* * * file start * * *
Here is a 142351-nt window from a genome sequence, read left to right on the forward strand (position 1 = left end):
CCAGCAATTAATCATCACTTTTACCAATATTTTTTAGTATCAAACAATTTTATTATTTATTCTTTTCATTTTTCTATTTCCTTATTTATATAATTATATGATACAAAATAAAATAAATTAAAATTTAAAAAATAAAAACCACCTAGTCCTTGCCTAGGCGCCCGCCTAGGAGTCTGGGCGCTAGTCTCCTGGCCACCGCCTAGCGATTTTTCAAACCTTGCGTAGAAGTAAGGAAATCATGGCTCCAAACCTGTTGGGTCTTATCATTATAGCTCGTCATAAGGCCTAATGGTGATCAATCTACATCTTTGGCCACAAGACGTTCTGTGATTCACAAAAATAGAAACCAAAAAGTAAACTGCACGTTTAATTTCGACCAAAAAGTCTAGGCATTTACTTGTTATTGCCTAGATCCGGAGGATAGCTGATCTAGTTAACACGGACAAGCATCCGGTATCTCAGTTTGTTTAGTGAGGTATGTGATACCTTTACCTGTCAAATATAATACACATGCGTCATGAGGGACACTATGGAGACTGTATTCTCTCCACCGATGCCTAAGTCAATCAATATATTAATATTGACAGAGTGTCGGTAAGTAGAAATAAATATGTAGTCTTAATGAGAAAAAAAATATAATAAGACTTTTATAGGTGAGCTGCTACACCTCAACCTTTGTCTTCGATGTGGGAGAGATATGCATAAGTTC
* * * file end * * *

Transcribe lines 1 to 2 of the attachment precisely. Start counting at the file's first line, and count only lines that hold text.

Here is a 142351-nt window from a genome sequence, read left to right on the forward strand (position 1 = left end):
CCAGCAATTAATCATCACTTTTACCAATATTTTTTAGTATCAAACAATTTTATTATTTATTCTTTTCATTTTTCTATTTCCTTATTTATATAATTATATGATACAAAATAAAATAAATTAAAATTTAAAAAATAAAAACCACCTAGTCCTTGCCTAGGCGCCCGCCTAGGAGTCTGGGCGCTAGTCTCCTGGCCACCGCCTAGCGATTTTTCAAACCTTGCGTAGAAGTAAGGAAATCATGGCTCCAAACCTGTTGGGTCTTATCATTATAGCTCGTCATAAGGCCTAATGGTGATCAATCTACATCTTTGGCCACAAGACGTTCTGTGATTCACAAAAATAGAAACCAAAAAGTAAACTGCACGTTTAATTTCGACCAAAAAGTCTAGGCATTTACTTGTTATTGCCTAGATCCGGAGGATAGCTGATCTAGTTAACACGGACAAGCATCCGGTATCTCAGTTTGTTTAGTGAGGTATGTGATACCTTTACCTGTCAAATATAATACACATGCGTCATGAGGGACACTATGGAGACTGTATTCTCTCCACCGATGCCTAAGTCAATCAATATATTAATATTGACAGAGTGTCGGTAAGTAGAAATAAATATGTAGTCTTAATGAGAAAAAAAATATAATAAGACTTTTATAGGTGAGCTGCTACACCTCAACCTTTGTCTTCGATGTGGGAGAGATATGCATAAGTTC